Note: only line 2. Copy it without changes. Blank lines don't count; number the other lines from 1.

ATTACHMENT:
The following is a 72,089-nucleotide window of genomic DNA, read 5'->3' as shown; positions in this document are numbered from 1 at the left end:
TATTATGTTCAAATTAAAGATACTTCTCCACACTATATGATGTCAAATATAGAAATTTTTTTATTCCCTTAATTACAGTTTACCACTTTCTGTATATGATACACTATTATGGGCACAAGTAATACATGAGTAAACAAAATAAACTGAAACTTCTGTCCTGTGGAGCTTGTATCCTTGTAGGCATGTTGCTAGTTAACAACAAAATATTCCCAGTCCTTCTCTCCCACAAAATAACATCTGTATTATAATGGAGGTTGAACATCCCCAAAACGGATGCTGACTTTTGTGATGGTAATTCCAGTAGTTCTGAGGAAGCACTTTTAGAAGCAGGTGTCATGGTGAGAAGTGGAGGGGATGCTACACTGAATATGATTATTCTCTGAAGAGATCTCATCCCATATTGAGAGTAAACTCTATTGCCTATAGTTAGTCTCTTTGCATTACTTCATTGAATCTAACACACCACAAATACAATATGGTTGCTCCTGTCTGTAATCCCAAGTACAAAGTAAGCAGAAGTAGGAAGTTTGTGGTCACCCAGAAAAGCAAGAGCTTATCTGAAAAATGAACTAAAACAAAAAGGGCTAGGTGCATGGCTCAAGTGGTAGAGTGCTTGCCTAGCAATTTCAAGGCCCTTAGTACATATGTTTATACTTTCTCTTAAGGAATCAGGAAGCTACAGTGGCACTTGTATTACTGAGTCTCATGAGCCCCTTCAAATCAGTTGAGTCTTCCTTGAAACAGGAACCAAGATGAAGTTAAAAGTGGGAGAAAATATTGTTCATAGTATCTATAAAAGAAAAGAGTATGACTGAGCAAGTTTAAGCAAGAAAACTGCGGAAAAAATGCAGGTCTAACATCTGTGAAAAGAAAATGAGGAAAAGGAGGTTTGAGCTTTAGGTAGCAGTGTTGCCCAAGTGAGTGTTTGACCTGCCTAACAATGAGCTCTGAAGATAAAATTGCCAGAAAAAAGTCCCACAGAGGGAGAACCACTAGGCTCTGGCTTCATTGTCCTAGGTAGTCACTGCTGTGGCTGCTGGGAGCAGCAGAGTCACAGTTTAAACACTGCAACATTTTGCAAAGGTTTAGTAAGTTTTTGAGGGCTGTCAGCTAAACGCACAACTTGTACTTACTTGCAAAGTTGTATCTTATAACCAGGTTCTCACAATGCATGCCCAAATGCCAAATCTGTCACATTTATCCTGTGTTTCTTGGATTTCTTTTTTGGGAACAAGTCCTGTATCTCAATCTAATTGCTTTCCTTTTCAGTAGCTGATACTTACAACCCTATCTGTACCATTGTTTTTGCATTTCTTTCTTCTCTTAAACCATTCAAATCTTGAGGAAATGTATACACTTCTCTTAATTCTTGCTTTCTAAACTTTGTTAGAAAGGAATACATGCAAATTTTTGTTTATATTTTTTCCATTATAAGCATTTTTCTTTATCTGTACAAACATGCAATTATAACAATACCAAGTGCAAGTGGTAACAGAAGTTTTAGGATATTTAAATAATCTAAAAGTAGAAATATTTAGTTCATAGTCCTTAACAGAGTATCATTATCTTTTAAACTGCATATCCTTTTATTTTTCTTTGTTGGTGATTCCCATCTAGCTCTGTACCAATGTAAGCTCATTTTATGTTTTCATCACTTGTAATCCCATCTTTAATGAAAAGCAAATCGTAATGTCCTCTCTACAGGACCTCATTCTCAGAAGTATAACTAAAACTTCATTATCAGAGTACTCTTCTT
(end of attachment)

TATTATGTTCAAATTAAAGATACTTCTCCACACTATATGATGTCAAATATAGAAATTTTTTTATTCCCTTAATTACAGTTTACCACTTTCTGTATATGATACACTATTATGGGCACAAGTAATACATGAGTAAACAAAATAAACTGAAACTTCTGTCCTGTGGAGCTTGTATCCTTGTAGGCATGTTGCTAGTTAACAACAAAATATTCCCAGTCCTTCTCTCCCACAAAATAACATCTGTATTATAATGGAGGTTGAACATCCCCAAAACGGATGCTGACTTTTGTGATGGTAATTCCAGTAGTTCTGAGGAAGCACTTTTAGAAGCAGGTGTCATGGTGAGAAGTGGAGGGGATGCTACACTGAATATGATTATTCTCTGAAGAGATCTCATCCCATATTGAGAGTAAACTCTATTGCCTATAGTTAGTCTCTTTGCATTACTTCATTGAATCTAACACACCACAAATACAATATGGTTGCTCCTGTCTGTAATCCCAAGTACAAAGTAAGCAGAAGTAGGAAGTTTGTGGTCACCCAGAAAAGCAAGAGCTTATCTGAAAAATGAACTAAAACAAAAAGGGCTAGGTGCATGGCTCAAGTGGTAGAGTGCTTGCCTAGCAATTTCAAGGCCCTTAGTACATATGTTTATACTTTCTCTTAAGGAATCAGGAAGCTACAGTGGCACTTGTATTACTGAGTCTCATGAGCCCCTTCAAATCAGTTGAGTCTTCCTTGAAACAGGAACCAAGATGAAGTTAAAAGTGGGAGAAAATATTGTTCATAGTATCTATAAAAGAAAAGAGTATGACTGAGCAAGTTTAAGCAAGAAAACTGCGGAAAAAATGCAGGTCTAACATCTGTGAAAAGAAAATGAGGAAAAGGAGGTTTGAGCTTTAGGTAGCAGTGTTGCCCAAGTGAGTGTTTGACCTGCCTAACAATGAGCTCTGAAGATAAAATTGCCAGAAAAAAGTCCCACAGAGGGAGAACCACTAGGCTCTGGCTTCATTGTCCTAGGTAGTCACTGCTGTGGCTGCTGGGAGCAGCAGAGTCACAGTTTAAACACTGCAACATTTTGCAAAGGTTTAGTAAGTTTTTGAGGGCTGTCAGCTAAACGCACAACTTGTACTTACTTGCAAAGTTGTATCTTATAACCAGGTTCTCACAATGCATGCCCAAATGCCAAATCTGTCACATTTATCCTGTGTTTCTTGGATTTCTTTTTTGGGAACAAGTCCTGTATCTCAATCTAATTGCTTTCCTTTTCAGTAGCTGATACTTACAACCCTATCTGTACCATTGTTTTTGCATTTCTTTCTTCTCTTAAACCATTCAAATCTTGAGGAAATGTATACACTTCTCTTAATTCTTGCTTTCTAAACTTTGTTAGAAAGGAATACATGCAAATTTTTGTTTATATTTTTTCCATTATAAGCATTTTTCTTTATCTGTACAAACATGCAATTATAACAATACCAAGTGCAAGTGGTAACAGAAGTTTTAGGATATTTAAATAATCTAAAAGTAGAAATATTTAGTTCATAGTCCTTAACAGAGTATCATTATCTTTTAAACTGCATATCCTTTTATTTTTCTTTGTTGGTGATTCCCATCTAGCTCTGTACCAATGTAAGCTCATTTTATGTTTTCATCACTTGTAATCCCATCTTTAATGAAAAGCAAATCGTAATGTCCTCTCTACAGGACCTCATTCTCAGAAGTATAACTAAAACTTCATTATCAGAGTACTCTTCTT